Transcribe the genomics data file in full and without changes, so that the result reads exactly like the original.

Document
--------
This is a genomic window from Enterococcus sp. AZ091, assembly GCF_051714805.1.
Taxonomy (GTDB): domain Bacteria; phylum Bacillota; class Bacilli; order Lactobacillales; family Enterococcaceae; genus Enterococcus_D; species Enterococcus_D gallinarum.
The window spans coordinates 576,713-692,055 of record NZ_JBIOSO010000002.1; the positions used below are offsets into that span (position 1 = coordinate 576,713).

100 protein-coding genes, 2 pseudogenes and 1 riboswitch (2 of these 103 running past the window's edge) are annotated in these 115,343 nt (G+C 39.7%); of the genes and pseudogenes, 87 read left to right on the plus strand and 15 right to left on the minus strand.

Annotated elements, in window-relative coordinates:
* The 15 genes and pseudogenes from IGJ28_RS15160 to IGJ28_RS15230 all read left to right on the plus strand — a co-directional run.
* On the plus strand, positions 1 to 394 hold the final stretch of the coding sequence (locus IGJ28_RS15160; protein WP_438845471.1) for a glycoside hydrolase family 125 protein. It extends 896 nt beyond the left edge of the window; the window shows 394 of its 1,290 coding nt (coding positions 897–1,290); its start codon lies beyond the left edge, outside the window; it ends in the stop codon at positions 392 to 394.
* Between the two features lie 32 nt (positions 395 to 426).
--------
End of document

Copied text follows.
This is a genomic window from Enterococcus sp. AZ091, assembly GCF_051714805.1.
Taxonomy (GTDB): domain Bacteria; phylum Bacillota; class Bacilli; order Lactobacillales; family Enterococcaceae; genus Enterococcus_D; species Enterococcus_D gallinarum.
The window spans coordinates 576,713-692,055 of record NZ_JBIOSO010000002.1; the positions used below are offsets into that span (position 1 = coordinate 576,713).

100 protein-coding genes, 2 pseudogenes and 1 riboswitch (2 of these 103 running past the window's edge) are annotated in these 115,343 nt (G+C 39.7%); of the genes and pseudogenes, 87 read left to right on the plus strand and 15 right to left on the minus strand.

Annotated elements, in window-relative coordinates:
* The 15 genes and pseudogenes from IGJ28_RS15160 to IGJ28_RS15230 all read left to right on the plus strand — a co-directional run.
* On the plus strand, positions 1 to 394 hold the final stretch of the coding sequence (locus IGJ28_RS15160; protein WP_438845471.1) for a glycoside hydrolase family 125 protein. It extends 896 nt beyond the left edge of the window; the window shows 394 of its 1,290 coding nt (coding positions 897–1,290); its start codon lies beyond the left edge, outside the window; it ends in the stop codon at positions 392 to 394.
* Between the two features lie 32 nt (positions 395 to 426).